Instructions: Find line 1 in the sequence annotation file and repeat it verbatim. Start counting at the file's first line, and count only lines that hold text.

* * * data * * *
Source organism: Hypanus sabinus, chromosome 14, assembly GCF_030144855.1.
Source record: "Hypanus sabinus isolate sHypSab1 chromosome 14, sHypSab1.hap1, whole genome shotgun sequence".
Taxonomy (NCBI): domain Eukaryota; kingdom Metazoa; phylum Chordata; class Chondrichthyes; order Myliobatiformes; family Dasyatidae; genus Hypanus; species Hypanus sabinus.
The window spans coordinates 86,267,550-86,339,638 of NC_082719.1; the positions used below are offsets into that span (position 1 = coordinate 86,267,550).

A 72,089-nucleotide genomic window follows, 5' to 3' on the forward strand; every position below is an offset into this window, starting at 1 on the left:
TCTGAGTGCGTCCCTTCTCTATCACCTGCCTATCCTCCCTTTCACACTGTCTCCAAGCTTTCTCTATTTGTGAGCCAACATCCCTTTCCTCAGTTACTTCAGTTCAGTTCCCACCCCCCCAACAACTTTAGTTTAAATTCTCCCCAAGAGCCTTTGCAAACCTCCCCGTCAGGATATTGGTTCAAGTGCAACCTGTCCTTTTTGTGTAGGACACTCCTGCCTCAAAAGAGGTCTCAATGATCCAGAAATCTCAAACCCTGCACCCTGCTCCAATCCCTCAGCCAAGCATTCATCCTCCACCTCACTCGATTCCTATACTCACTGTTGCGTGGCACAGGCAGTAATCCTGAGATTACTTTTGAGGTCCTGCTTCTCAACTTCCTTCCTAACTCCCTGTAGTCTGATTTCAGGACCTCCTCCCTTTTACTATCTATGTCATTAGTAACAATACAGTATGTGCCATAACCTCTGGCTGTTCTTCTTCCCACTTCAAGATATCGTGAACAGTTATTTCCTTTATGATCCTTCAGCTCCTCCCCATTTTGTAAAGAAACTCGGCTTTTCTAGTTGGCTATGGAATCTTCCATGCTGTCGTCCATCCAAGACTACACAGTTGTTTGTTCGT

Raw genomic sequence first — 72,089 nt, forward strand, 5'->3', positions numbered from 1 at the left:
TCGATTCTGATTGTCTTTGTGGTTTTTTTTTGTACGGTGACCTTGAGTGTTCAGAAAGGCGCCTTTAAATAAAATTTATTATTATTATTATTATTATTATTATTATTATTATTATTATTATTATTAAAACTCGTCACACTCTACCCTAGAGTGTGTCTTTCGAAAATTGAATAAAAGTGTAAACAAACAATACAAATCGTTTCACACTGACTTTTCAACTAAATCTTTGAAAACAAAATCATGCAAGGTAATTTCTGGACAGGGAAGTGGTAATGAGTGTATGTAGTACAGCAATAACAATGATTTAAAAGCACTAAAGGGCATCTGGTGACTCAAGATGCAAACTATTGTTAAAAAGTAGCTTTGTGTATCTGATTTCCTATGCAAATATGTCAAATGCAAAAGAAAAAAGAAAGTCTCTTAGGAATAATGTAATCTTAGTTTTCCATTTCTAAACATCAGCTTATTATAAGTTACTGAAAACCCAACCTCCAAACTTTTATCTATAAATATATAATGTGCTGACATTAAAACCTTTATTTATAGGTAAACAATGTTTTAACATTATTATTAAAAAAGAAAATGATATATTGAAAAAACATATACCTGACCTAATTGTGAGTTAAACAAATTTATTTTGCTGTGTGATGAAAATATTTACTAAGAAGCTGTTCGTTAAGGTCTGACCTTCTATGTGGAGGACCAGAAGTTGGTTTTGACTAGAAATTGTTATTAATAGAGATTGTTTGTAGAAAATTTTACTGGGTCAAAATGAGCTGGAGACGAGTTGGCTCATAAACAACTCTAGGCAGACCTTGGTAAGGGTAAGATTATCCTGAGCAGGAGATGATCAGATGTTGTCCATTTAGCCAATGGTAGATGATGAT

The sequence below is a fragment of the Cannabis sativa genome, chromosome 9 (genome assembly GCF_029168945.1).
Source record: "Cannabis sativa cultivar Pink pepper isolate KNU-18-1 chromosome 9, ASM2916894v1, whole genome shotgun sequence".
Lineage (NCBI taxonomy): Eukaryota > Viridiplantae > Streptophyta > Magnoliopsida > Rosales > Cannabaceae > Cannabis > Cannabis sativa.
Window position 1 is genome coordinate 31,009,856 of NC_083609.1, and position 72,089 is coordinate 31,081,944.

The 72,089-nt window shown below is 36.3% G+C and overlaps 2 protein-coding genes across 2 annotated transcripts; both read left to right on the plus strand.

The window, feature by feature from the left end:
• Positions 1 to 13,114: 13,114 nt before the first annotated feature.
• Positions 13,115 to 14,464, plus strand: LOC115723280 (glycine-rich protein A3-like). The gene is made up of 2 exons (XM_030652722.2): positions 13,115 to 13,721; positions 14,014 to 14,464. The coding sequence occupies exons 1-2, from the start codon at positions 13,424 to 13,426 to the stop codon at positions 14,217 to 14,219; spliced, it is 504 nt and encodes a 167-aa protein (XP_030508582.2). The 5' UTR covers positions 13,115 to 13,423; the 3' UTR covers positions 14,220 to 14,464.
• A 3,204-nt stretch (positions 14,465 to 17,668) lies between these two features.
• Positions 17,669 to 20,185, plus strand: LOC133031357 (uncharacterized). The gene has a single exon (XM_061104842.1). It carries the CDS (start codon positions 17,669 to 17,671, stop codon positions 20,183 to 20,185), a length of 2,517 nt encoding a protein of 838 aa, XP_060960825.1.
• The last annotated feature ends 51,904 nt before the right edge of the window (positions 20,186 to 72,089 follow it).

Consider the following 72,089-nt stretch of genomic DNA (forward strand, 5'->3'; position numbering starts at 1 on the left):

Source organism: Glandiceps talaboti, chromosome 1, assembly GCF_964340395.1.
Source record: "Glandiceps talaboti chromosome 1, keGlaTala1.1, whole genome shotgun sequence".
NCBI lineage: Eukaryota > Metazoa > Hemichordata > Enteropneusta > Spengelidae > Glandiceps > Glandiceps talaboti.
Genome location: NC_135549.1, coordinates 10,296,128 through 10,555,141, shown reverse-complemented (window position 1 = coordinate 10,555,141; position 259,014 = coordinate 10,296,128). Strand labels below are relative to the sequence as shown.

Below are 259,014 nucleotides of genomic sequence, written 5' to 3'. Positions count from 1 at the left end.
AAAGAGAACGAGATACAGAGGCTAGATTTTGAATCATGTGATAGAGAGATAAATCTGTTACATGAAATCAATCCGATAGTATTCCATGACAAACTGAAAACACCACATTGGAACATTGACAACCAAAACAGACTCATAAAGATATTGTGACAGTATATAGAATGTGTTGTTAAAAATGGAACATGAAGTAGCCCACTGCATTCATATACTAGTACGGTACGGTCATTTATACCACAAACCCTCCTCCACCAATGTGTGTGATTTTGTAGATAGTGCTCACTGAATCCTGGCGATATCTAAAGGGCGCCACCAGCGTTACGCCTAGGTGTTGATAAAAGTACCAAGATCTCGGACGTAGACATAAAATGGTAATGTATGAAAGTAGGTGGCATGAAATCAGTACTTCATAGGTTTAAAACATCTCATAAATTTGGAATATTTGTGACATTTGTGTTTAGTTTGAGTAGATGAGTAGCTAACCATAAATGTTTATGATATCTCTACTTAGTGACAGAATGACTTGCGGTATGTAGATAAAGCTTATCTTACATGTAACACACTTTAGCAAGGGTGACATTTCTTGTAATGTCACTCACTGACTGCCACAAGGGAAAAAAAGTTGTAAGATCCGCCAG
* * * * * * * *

Source organism: Hypanus sabinus, chromosome 14, assembly GCF_030144855.1.